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Will Sheikh Tamim Rebalance Qatar’s Foreign Policy?

In the first article of a two-part series, Qatar’s new emir will likely follow his father's course, but Qatar’s may be forced to adjust its approach to international affairs.
Madjid Bougherra (R) of Lekhwiya receives the trophy from Qatar's Crown Prince Sheikh Tamim bin Hamad al-Thani at Al-Sadd Stadium after the final match of the Crown Prince Cup soccer tournament against Al-Sadd in Doha May 4, 2013.    REUTERS/Fadi Al-Assaad (QATAR - Tags: SPORT SOCCER ROYALS) - RTXZAGP

Part Two: Emir Replaces HBJ as Head of Qatar Investment Authority

The handing over of power in Qatar to Sheikh Tamim bin Hamad bin Khalifa Al Thani is not a fleeting event in terms of its timing and what it means regarding changes in Qatari foreign policy and their impact on the Middle East. Needless to say, the small emirate of Qatar has played important roles during Hamad bin Khalifa Al Thani’s 18-year reign.

Despite its small population, Qatar has hosted political and economic conferences and has become a hub for world-class universities. All that has given it the international legitimacy and prestige to become a prominent player on the regional scene. Qatar has at times served as a mediator for reaching settlements, like for Afghanistan, Sudan and Lebanon. At other times, Qatar took leading roles in Arab military revolutions where it provided the revolutionaries with media support and arms. It also supported Islamist organizations, as was the case in Libya and Syria.

Qatar could not have played this pivotal role were it not for its economic power. Qatar has a strategic natural gas stockpile of 500 trillion cubic meters, the third-largest in the world. Qatar produces 77 million tons of gas per year. Sheikh Hamad and his team worked on two tracks to increase the emirate’s economic capabilities: They developed Qatar’s oil infrastructure and they diversified the country’s income sources by investing abroad. Qatar’s GDP increased from $29 billion to $200 billion. That was Qatar’s main pillar of strength in the international arena.

In addition to those capabilities, the country had a competent leadership who chose to break with Arab tradition and consensus on foreign policy, such as the Arab position on boycotting Israel or on relations with Iran. This Qatari specificity, or "independence" as Qataris call it, pushed the country to the forefront in light of Arab stagnation, which has seen few breakthroughs in recent years.

But the Qatari policies were not free of contradictions or risks. Qatar hosts an American military base, yet supports Islamist movements hostile to the US. Those movements are a threat to the US and its GCC allies.

There is no doubt that the most prominent features of this "Qatari specificity" were seen when the country involved itself in the Arab Spring by keeping its foot in the proverbial "Islamist door." Qatar was the No. 1 supporter of Islamist organizations and funded them directly. It gave money to the Muslim Brotherhood and to the Central Bank of Egypt in order to help President Mohammed Morsi face popular pressure.

Qatar directly participated in military activities in Libya. It also supplied the Syrian rebels with weapons. Qatar was the first country to send the Syrian rebels quality weapons, especially Chinese-made antiaircraft guns, despite US warnings at the time. The US president himself warned Sheikh Hamad about that on April 23, 2013.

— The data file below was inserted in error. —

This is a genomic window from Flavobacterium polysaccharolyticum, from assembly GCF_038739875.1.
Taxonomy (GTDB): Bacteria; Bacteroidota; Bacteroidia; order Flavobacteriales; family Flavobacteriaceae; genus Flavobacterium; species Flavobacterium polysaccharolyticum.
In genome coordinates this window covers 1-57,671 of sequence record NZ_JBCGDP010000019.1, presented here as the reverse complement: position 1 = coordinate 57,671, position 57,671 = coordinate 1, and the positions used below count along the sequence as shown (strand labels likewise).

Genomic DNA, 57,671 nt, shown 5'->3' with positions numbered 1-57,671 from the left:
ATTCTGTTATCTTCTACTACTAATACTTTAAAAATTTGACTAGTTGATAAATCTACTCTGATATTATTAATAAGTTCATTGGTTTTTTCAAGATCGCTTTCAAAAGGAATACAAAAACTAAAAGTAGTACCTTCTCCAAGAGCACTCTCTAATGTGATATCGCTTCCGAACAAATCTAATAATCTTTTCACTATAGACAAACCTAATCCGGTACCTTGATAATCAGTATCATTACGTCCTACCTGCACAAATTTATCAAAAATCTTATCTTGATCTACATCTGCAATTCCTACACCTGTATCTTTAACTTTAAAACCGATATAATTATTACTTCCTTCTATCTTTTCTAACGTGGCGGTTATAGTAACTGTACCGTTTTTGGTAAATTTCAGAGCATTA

Qatar punched above its weight, destabilized the existing regional balances and confused friend and foe alike. This walking-on-the-edge policy gave Qatar an outsized role in international relations and allowed it break the deadlock in certain crises. But that policy is also risky. Middle East stability is now in danger, especially in light of the growing Sunni-Shiite conflict and the transformation of the Syrian crisis to an open regional war. Today, the question is whether Sheikh Tamim will continue this high-tension policy or will gradually move into the fold of the GCC and Arab consensus, given that consensus has become necessary to contain the risks.

In his first speech, Sheikh Tamim spoke about Qatar’s "independent behavior" and it siding with the Arab people against "tyranny and humiliation." He rejected dividing "Arab societies according to religious or sectarian factors." That showcased his awareness of current challenges. He also stressed that Qatar’s foreign policy will be based on relations with states, not organizations. "We are not with one current against another," he said to signal a distancing with Islamist movements. That distancing was imposed by the international and Arab consensus, and was evident in the decisions of the Doha conference, which brought together countries supporting the Syrian revolution.

So far, nothing indicates that Sheikh Tamim intends to turn things upside-down regarding Qatar’s foreign policy, sacrificing Qatari independence or the regional importance his country has achieved as a result of efforts by his father and his team. But there may be a "rebalancing in the balances game." The young ruler needs a period of quiet to concentrate on strengthening his rule, especially since the major powers have awakened and entered the game in full force in what looks like a final confrontation.

Dr. Sami Nader is an economist, Middle Eastern affairs analyst and communication expert with extensive expertise in corporate strategy and risk management and currently directs the Levant Institute for Strategic Affairs (LISA), focusing on economics and geopolitics of the Levant. A professor for USJ University in Beirut, Nader appears regularly as an analyst for economic and geostrategic matters on different Arabic and international channels. On Twiter: @saminader

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